Now if you open up application/controllers/example_api.php you will immediatley spot a few differences from normal CodeIgniter controllers.

In the MVC pattern, a controller is the central point of the logic. It is called when a user makes a request and then based on the logic in the controller it fetches data and outputs views. CodeIgniter contains its own logic for how a Controller should work, but as we are doing something different we need our own REST_Controller library to contain its own REST related logic. So instead of simply using:

…you will need to use:

Now your empty controller is set up, next are the methods or “resources”. This is prossibly the most confusing part of the tutorial if you are used to how CodeIgniter works. Basically, you take the Resource and the HTTP verb and combine them to make a method name. So the two examples we looked at before had a Resource of user and users. Because both of these were loaded in the browser, we know it was using a GET request and so the two methods below are used:

This may seem a little strange, but it gives you the ability to use the same URL and respond to the request depending on the HTTP verb that has been used. If somebody tries to access your API in a way that is not allowed (in this example PUT or DELETE) it will simply respond with a 404. If you aren’t sure about HTTP verbs, let me explain.

Used to fetch information about an existing resource. This is used by browsers when you enter a URL and hit go, or when you click on a link, so it perfect for fetching information on one of your REST resources (like user).

Used to update an existing resource with information. Browsers use this to submit most types of forms on the internet, although some use GET as well by submitting the form action with a query string containing the field data.

Less commonly used and not supported by most browsers, PUT is used to create a new resource.

Also not used by many browsers, this HTTP verb rather obviously is used to delete a resource.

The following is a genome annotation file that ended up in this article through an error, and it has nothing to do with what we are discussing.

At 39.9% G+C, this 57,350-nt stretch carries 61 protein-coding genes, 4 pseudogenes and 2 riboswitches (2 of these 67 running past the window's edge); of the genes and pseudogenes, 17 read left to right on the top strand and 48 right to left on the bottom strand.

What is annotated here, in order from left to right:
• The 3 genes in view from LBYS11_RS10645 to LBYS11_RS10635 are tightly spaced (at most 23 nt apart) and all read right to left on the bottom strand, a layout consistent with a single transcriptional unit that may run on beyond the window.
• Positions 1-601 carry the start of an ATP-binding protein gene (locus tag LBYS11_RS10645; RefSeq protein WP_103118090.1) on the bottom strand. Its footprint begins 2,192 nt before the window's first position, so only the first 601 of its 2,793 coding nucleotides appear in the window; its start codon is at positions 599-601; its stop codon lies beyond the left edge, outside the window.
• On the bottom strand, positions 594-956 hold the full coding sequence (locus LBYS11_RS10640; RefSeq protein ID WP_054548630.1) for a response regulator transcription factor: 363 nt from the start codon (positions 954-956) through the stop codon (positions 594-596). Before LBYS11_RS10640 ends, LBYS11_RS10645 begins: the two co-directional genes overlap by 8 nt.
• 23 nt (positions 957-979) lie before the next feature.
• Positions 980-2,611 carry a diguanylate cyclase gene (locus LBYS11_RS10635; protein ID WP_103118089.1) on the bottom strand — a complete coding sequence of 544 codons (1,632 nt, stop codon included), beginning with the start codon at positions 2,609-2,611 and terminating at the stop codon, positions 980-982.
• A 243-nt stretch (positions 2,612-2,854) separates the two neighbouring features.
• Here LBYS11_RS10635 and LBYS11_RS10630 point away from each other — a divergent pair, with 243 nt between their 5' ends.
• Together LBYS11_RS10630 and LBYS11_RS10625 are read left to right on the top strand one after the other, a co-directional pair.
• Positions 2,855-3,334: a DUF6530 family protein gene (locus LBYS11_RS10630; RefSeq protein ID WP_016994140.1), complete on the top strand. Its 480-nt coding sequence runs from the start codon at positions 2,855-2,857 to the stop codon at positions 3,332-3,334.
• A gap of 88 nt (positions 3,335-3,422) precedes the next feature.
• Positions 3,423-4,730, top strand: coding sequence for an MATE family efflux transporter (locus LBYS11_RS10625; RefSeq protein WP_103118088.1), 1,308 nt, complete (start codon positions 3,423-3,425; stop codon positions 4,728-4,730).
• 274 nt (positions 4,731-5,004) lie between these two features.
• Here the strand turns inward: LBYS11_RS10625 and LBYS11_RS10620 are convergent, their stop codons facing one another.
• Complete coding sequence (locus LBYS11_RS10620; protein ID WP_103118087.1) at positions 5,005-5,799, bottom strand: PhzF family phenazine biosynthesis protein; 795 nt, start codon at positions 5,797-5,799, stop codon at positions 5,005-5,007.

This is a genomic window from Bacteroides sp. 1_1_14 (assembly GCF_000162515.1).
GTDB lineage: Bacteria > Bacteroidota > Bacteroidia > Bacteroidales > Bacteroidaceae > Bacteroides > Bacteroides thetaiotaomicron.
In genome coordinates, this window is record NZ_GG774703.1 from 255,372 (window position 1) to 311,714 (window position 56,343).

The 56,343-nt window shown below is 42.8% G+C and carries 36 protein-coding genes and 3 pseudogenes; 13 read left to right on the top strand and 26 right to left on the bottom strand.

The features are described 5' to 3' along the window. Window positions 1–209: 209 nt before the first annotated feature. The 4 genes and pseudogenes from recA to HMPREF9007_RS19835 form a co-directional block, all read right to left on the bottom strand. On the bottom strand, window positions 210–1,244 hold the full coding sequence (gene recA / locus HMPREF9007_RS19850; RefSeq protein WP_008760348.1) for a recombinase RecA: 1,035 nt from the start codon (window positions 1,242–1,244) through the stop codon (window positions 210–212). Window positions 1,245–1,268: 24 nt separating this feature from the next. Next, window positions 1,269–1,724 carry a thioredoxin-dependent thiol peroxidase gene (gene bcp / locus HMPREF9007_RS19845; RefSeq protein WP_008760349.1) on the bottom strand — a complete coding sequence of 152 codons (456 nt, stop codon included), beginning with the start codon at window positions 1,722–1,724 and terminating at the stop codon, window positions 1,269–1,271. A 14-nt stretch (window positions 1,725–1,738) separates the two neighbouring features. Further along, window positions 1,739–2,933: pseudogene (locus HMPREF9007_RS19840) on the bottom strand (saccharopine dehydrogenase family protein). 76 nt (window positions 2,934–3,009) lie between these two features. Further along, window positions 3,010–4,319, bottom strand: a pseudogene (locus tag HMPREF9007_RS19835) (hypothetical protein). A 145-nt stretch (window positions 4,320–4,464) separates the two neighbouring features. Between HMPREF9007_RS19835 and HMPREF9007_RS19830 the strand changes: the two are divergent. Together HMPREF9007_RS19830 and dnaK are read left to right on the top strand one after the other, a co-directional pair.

If we put that into code and allow each verb on the resource user it would look like this:

So now the API has been given its structure by setting up the resources and defining a method for each HTTP verb we wish to support; we need parameters so we can use our CodeIgniter models and libraries. This is one of the major benefits of using CodeIgniter for our API, as we can use our existing models and libraries and not have to re-code them.

This example contains five new pieces of code:

Is used to return GET variables from either a query string like this index.php/example_api/user?id=1 or can be set in the more CodeIgniter’esque way with index.php/example_api/user/id/1.

Is an alias for $this->input->post() which is CodeIgniter’s method to access $_POST variables with XSS protection.

Reads in PUT arguments set in the HTTP headers or via cURL.

You guessed it, this reads in DELETE arguments, also set in HTTP headers or via cURL.

Sends data to the browser in whichever data format has been requested, or defaults to XML. You can optionally pass a HTTP status code to show it has worked or failed. E.g if the ID provided was not in the database, you could use $this->response(array(‘error’ => ‘User not found.’), 404);

Until now, we have been working with an example API in a clean install. So the next step is to get a REST API running from your existing codebase.

Although the download comes with a full CodeIgniter installation for the demo and to allow API’s to be built from scratch, the only two files of importance are:

  1. application/config/rest.php
  2. application/libraries/REST_Controller.php

Drop those two files into your CodeIgniter application and create a new API controller.

This shows an example API with some generic model names. In the first method, we are picking up a ?id=XX and passing it to the model. If data is found we send it to the $this->response() function with a status 200. If nothing is found, return no body and a 404 to say nothing was found. You can imagine how this could be expanded to run all sorts of API activities for your web application.

Now your API is built it needs securing so only users given access can interact with the API. To set the login type, usernames and passwords open up “application/config/rest.php inside your codebase.

Anyone can interact with any one of of your API controllers.

A relatively insecure login method which should only be used on internal/secure networks.